"Heathers: The Musical," which opened Thursday at the Ephrata Performing Arts Center, is about surviving high school. Literally.
If you've seen the 1989 movie, you know high school murder, suicide and bullying are all part of the show. The Heathers of the title thrive in hurting people, a teacher's attempt to save kids from suicide is mocked and murderous revenge is played for laughs.
But here's the thing: "Heathers: The Musical," written by Kevin Murphy and Laurence O'Keefe, of "Legally Blonde" fame, is a hoot and it actually has something rather poignant to say about the ruthlessness of high school. The sarcasm is heavy and a little uncomfortable at times, but the show never becomes fatalistic or so dark there is not way out.
As director Ed Fernandez told the opening night crowd, this is a skanky show. And it's not for young kids. There is swearing, adult situations and a high level of sarcasm that has to be accepted to enjoy the show. Young kids will be confused.
Sacred cows are knocked over, stereotypes reign, and you'll be laughing at things you can't believe you are laughing at. Be prepared.
Set at Westerburg High in suburban Ohio, "Heathers" is about Veronica Sawyer (a brilliant Martha Marie Wasser) a smart girl who wants to be part of the popular Heathers crowd.
The Heathers rule the school and they are a nasty trio. Heather Chandler (Maggie Shevlin) is the boss and she has contempt for anyone who isn't as cool as she is.
The other Heathers - McNamara (Corina Raine Connelly) and Duke (Meghan O'Neill) can only aspire to be as nasty as she is.
Jocks Ram (Brian Viera) and Kurt (Drew Boardman) hang with the Heathers and are just as mean, though they are so dumb you can't help but laugh at them.
The Heathers accept Veronica into their elite crowd because she is a good forger and gets them out of trouble. But Veronica is conflicted. She loves being popular but she finds the Heathers to be completely odious.
She meets J.D. (A wonderful Michael Roman), an intriguing bad boy who doesn't care about being popular.
The two fall in love and you feel their chemistry.
But J.D. is a troubled soul and it becomes clear he's got psychopathic tendencies. When Veronica and Heather Chandler have a horrible fight, he "accidentally" gives Heather drain cleaner and kills her. After Ram and Kurt try to rape Veronica, he goes after them too.
Veronica forges suicide notes and the school responds by holding a ridiculous healing session led by Ms. Fleming (a funny Niki Boyer Swatski) singing the overly sweet "Shine a Light," which only makes things worse.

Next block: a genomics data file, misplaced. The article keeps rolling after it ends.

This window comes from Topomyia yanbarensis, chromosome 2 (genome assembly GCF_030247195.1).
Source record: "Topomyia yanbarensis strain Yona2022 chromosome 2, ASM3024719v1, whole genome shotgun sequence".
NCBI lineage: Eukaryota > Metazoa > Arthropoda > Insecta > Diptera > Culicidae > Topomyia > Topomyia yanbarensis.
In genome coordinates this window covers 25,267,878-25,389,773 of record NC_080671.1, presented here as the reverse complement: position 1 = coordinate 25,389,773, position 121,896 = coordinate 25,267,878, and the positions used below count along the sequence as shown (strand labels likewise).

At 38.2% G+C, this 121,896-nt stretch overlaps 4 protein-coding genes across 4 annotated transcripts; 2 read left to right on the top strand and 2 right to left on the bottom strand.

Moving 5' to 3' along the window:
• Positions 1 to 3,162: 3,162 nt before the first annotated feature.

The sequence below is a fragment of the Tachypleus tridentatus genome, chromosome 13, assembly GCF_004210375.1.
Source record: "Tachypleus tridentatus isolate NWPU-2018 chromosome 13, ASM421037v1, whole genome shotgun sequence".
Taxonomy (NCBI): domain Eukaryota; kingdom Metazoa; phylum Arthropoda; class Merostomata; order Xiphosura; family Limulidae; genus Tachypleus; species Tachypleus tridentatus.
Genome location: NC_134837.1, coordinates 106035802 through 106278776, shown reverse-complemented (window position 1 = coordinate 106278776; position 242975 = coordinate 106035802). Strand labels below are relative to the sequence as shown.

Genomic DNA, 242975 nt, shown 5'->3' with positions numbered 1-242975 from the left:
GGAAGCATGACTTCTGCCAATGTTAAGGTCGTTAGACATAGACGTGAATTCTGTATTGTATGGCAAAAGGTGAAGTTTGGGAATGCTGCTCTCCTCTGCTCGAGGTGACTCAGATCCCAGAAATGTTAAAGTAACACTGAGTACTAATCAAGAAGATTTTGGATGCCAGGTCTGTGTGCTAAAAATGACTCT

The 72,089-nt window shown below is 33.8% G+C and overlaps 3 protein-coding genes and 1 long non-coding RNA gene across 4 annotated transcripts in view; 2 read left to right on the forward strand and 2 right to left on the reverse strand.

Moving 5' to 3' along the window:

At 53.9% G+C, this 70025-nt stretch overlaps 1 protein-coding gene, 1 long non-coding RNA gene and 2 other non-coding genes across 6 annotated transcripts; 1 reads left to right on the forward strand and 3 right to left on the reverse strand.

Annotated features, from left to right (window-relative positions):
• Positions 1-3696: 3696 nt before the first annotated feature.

Veronica's best friend, Martha (Emily Rhinehart) is bullied by just about everyone and attempts suicide for real and sings the touching "Kindergarten Boyfriend."
Here is where "Heathers" shows a heart, which is essential for the show to succeed since everything is so dark and so sarcastic.
Director Fernandez and his cast are having fun while reminding the audience that the nastiness of high school is complicated, that kindness is essential and that everyone deserves respect.
Kate WIllman's costumes take you back to the 1980s with panache and the choreography of assistant director Lawrence Love, is smart and well executed.
The only problem I had Thursday night was with the sound system, which was muffled at times and made strange noises from time to time. But the bigger problem was that some cast members had a tendency to shriek. There is a lot of belting in the show, much of it done quite well but sometimes, it pierces the ears.
The cast is wonderful across the board. Wasser and Roman are funny, occasionally heartbreaking and charismatic. Viera and Boardman are hysterical, all three Heathers are perfectly nasty and Kevin Fisher and Bob Breen are hilarious as various stereotypical bigots.
"Heathers" is not for everyone. If you can't fathom the idea that humor can be found in the subjects the show explores, you aren't going to enjoy it.
But for those of us who survived high school and realized it was just a temporary situation, "Heathers: The Musical" is great fun.
IF YOU GO
What: "Heathers: The Musical"
Where: Ephrata Performing Arts Center, 320 Cocalico St., Ephrata
When: Runs through Nov. 5. Thurs. 7:30 p.m., Wed. (Nov. 2) 7:30 p.m., Fri.- Sat. 8 p.m., Sat. (Nov. 5) 2, 8 p.m.
Cost: $25 - $32 evenings, $25 matinees